Giving up the Ghost

By Eric Riebling

Note: The Midnight Ghost was the band's tour van. She was acquired last fall and named after a Jack Kerouac poem. May she rest in peace.

We had just made a midnight rest stop at Sheetz, and were back on the road home from Elkins West Virginia. Everyone was really enjoying their BMT sandwiches and drinks, when suddenly the rear wheels of the van started spinning out of control on a patch of ice. The engine revved, the rear of the van swung completely around, and suddenly we were going backwards at 55 mph. What happened next is uncertain, but from my perspective, we slid off the highway into the median ditch, rolled over onto our passenger side, then stood upright again. If you ask the passengers and eyewitnesses, however, they'll tell you that we rolled completely over.

Todd wasn't wearing his seatbelt, and remembered being upside down. Ray was riding shotgun and managed to hold on to his seat, but ended up wearing nachos and beer. Chris ended up buried under equipment and gave us a big scare when he didn't respond to our cries of "Chris!! Are you all right?!" Slowly, but surely, his lifeless arm regained motion and he rose from the wreckage intact.

Some concerned motorists stopped right away and came to offer their assistance. Within minutes a heavy-duty tow truck arrived, followed by an ambulance, then police. We were huddled into the ambulance to receive first aid, shelter from the subzero wind chill, and plenty of good humor from the paramedics. None of us needed to be hospitalized, but all were quite shaken up.

Todd described his minor head injury something like this: "I felt the back of my head where it was hurting, and discovered something hot and wet. I was afraid my head was busted open. I looked at my hand, sniffed it, and realized... that's my cappucino!" Similar story from Chris, who upon coming to his senses saw steam rising from his legs. His first thoughts were "Oh, this is interesting, I wonder what's happened." Only to realize it was his tea.

So aside from the shock of being in fear for our lives, there was little permanent damage to the musicians. The Midnight Ghost, however, may not live to sail again. Two of the rear windows had popped out, and the runner bar and right hand mirror had been ripped off completely. The roof was buckled by the windshield, most of which remained attached. All the loose objects inside were thrown about, including all our unfinished food, but miraculously the heavy equipment stayed in position thanks to the tight pack we made earlier at Davis and Elkins College.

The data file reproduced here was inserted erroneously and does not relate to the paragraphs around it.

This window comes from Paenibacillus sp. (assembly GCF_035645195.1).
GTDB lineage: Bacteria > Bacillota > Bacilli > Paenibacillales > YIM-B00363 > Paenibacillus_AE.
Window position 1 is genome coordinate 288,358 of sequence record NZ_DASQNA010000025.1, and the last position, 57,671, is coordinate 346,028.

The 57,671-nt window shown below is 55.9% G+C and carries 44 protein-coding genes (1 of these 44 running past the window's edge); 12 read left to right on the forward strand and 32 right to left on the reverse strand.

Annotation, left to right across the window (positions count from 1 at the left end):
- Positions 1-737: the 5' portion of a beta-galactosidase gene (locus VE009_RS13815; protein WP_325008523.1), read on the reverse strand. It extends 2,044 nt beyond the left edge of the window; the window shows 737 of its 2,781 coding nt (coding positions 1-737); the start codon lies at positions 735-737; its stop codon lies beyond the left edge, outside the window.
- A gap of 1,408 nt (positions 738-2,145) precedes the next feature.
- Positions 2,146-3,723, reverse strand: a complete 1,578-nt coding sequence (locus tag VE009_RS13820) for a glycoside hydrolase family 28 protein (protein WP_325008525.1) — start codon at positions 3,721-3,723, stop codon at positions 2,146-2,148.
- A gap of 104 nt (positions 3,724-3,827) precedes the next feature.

So you can imagine how glad we were to be alive, even though our trusted Ghost may have given her life to save ours. The next morning, after a hotel stay, the rescue squad, Bill and Paula, arrived just in time for a pizza party in the hotel room. This was just the ice breaker we needed before assessing the damages at the garage where the van had been towed. Surprisingly they managed to get the right rear wheel attached again, and the van actually drives. So it's up to State Farm to decide whether it will be a total loss.

Thank goodness for seatbelts, AAA, trooper WJ Bramer, the Fairmont paramedics, and the man upstairs for allowing us to make it through this incident relatively unscathed. And thanks to the incident for giving us a newfound appreciation for life and an excellent performance the next night at Rosebud.

Keep it fastened!

P.S. Aside from the van, the only other permanent damage seems to be my driving record. Because we wrecked, I was given a ticket for driving "too fast for conditions."

Copyright 1996 by Eric Riebling, all rights reserved
Reprinted with permission by Marbles

Eric is the bassist for the Pittsburgh band The Gathering Field. He was also a member of Pittsburgh's legendary Affordable Floors.

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